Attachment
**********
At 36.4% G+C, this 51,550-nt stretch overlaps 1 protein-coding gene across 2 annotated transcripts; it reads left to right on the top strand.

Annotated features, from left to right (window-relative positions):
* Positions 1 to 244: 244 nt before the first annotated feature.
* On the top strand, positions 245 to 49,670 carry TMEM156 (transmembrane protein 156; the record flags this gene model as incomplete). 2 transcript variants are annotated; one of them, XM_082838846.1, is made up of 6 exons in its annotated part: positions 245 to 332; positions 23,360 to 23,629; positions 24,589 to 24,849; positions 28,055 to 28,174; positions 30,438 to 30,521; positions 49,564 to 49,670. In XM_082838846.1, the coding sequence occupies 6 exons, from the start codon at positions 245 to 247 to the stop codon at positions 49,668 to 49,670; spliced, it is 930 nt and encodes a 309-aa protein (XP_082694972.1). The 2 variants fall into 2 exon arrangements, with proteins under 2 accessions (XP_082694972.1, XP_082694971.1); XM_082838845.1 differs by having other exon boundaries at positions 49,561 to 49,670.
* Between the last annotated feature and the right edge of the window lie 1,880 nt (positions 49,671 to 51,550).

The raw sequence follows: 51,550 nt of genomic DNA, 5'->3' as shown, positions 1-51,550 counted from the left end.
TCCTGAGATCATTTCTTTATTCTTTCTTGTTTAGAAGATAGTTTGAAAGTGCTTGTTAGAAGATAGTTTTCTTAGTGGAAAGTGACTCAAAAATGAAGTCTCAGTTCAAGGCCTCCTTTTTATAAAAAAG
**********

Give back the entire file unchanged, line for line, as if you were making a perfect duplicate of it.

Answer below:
At 36.4% G+C, this 51,550-nt stretch overlaps 1 protein-coding gene across 2 annotated transcripts; it reads left to right on the top strand.

Annotated features, from left to right (window-relative positions):
* Positions 1 to 244: 244 nt before the first annotated feature.
* On the top strand, positions 245 to 49,670 carry TMEM156 (transmembrane protein 156; the record flags this gene model as incomplete). 2 transcript variants are annotated; one of them, XM_082838846.1, is made up of 6 exons in its annotated part: positions 245 to 332; positions 23,360 to 23,629; positions 24,589 to 24,849; positions 28,055 to 28,174; positions 30,438 to 30,521; positions 49,564 to 49,670. In XM_082838846.1, the coding sequence occupies 6 exons, from the start codon at positions 245 to 247 to the stop codon at positions 49,668 to 49,670; spliced, it is 930 nt and encodes a 309-aa protein (XP_082694972.1). The 2 variants fall into 2 exon arrangements, with proteins under 2 accessions (XP_082694972.1, XP_082694971.1); XM_082838845.1 differs by having other exon boundaries at positions 49,561 to 49,670.
* Between the last annotated feature and the right edge of the window lie 1,880 nt (positions 49,671 to 51,550).

The raw sequence follows: 51,550 nt of genomic DNA, 5'->3' as shown, positions 1-51,550 counted from the left end.
TCCTGAGATCATTTCTTTATTCTTTCTTGTTTAGAAGATAGTTTGAAAGTGCTTGTTAGAAGATAGTTTTCTTAGTGGAAAGTGACTCAAAAATGAAGTCTCAGTTCAAGGCCTCCTTTTTATAAAAAAG